Wednesday, December 28, 2011

Alcoholics Anonymous Tradition 7

Ok you fucking cheapskate drunks... pony up.

I will not enter an A.A. meeting if I don't have a buck on me. I usually have two bucks handy and I'll put that in... but sometimes I'm running late so... if I can't dig up 4 fucking quarters, I just won't go.

I can turn the couch upside down and find two bucks. Any bum can scrape up two bucks.

But that's just me. I could care less what you put into the basket... unless it's our 4 member home group. There, if everybody doesn't contribute 2 bucks minimum, then come rent time, somebody has to pony up the rest.

If you're a cheap drunk who had to steal or mooch or drink mouthwash, then I say you weren't/aren't alky. You're just a fucking cheap-assed bum. Or worse. You're a fucking thief.

Ask yourself... how much does one drink cost? Now how much does one fucking A.A. meeting cost?


  1. As a general rule we are pretty likeminded,can't say that we see the same on this post, that's alright though, here are my thoughts.

    "I could care less what you put into the basket"

    I'm guessing that is probably true, sound like you still care about what other people think regarding your contribution. Fuck em' You not attending a meeting just because you don't have a buck does not help the new guy who needs the message and a guy like you who is armed with the fact. I'm not telling you your business, just offering a consideration.

    "If you're a cheap drunk who had to steal or mooch or drink mouthwash, then I say you weren't/aren't alky"

    Seriously? where is this coming from, some sorry dirt poor bastard gets the craving activated, and he will absolutely do this. I always had $ so I never had to do this, but I know I am capable, I would have killed for a drink if I had to.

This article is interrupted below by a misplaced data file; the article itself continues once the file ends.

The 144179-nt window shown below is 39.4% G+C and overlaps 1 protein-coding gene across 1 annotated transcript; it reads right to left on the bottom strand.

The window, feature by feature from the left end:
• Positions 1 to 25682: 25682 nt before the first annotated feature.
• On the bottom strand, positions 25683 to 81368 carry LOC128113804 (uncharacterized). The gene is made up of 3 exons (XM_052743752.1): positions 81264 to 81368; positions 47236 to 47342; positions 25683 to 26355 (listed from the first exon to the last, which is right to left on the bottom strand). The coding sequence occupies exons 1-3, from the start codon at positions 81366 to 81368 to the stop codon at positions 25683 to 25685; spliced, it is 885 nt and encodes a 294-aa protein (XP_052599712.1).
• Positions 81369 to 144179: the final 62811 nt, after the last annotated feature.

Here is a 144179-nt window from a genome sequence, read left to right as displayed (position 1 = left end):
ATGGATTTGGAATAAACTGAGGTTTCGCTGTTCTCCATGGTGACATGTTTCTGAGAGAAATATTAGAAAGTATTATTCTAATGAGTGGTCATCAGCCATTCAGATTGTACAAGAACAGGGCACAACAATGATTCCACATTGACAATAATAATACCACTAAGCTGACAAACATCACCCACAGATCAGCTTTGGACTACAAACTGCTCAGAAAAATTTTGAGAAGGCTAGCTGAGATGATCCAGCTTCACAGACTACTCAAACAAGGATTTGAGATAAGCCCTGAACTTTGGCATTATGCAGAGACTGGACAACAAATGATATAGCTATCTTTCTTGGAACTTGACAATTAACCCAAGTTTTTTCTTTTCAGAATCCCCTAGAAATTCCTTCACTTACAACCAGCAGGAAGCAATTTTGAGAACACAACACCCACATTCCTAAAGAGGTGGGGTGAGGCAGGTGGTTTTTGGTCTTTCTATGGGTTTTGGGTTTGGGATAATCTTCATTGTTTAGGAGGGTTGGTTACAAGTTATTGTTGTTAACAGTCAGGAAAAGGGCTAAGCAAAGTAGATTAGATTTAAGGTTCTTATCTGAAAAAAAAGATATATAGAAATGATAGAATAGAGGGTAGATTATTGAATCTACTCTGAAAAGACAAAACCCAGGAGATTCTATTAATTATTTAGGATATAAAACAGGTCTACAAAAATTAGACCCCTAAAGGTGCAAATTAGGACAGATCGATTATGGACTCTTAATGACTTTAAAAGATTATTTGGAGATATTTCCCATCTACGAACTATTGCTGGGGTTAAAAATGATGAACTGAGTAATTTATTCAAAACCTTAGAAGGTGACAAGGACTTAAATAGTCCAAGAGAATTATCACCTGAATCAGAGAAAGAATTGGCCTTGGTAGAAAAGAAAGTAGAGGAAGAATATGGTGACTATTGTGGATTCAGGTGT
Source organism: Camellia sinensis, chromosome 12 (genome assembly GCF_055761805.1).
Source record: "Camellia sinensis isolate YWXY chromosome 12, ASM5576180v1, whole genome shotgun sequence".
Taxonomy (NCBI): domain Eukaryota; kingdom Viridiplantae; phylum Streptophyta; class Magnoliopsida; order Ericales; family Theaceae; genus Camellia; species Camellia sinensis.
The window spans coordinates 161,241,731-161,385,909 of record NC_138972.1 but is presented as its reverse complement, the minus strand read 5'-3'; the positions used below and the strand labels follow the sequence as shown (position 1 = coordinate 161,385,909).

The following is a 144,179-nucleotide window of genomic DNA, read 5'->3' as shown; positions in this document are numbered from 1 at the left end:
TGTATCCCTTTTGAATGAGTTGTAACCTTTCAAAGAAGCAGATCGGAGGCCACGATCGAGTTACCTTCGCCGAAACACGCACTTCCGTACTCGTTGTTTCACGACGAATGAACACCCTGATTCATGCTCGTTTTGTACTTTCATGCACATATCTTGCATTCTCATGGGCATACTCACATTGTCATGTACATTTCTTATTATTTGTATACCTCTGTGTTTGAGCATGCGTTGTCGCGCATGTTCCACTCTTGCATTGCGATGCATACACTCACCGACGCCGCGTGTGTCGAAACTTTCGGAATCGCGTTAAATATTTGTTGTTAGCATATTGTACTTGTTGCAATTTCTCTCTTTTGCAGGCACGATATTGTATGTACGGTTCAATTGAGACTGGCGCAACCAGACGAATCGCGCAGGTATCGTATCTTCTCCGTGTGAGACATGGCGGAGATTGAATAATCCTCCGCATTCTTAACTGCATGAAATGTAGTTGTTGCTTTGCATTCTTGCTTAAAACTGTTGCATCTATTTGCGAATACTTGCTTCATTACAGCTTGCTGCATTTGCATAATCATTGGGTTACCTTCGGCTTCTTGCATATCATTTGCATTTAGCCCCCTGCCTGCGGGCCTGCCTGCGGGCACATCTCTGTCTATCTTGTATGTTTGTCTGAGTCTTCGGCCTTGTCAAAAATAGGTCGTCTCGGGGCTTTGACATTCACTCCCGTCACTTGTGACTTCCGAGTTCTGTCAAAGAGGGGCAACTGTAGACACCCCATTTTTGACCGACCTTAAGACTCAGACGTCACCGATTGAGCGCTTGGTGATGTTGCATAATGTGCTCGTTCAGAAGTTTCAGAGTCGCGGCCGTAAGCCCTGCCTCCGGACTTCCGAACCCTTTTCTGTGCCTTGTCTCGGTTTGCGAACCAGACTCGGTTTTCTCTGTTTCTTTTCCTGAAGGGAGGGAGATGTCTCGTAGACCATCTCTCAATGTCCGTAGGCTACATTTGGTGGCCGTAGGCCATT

Allright, I've said my peace. You and I have spiritual license with each other, which is the only reason I gave my 2 cents. Consider what I said, tell me to fuck off, sit with it, whatever, it's all good, you know where I am coming from.

  2. Ha!

    I exaggerate a little bit.

    What I'm saying is I will scrounge a damned dollar from somewhere before I take off to the meeting. I think about the basket before I go. I would feel like shit if I didn't contribute a buck or two. One buck for the cheap coffee and a buck for the lights being on. Don't tell me the folks who run the meeting don't think about it. In some meeting out here they pass the basket early or in the middle so the scragglers don't miss their opportunity to contribute.

    Now, maybe there are some down and outs who live drink to drink. But most alkies I know clean up well and can earn a good living regardless of the booze. I made damned good money when/while I drank. Bums are willful. What kind of a person sponges off another... or has no problem not paying their way?

  3. I hear you, I am so fucking tired of meetings,deadbeats, problem drinkers and "andas" I can't even begin to describe it.

    I've inventoried the shit out of it, I see where self is blocking me. For the past two weeks I've voted with my feet and not gone. Wow, 2 whole weeks without a meeting and here I am sober.

    There's an idea for a thread, walking away from AA and remaining sober, I'm interested in this selfishly as I have been contemplating doing this for a while.

  4. I did just that... but during my 5th step I was asked to consider landing somewhere. Since my work took me away from my homegroup for almost a year, I tried to get in with another closed meeting group. Somehow I just didn't seem to fit their group conscience. They were build on resenting our original group and splintered off. They've formed a great group of about 30 people...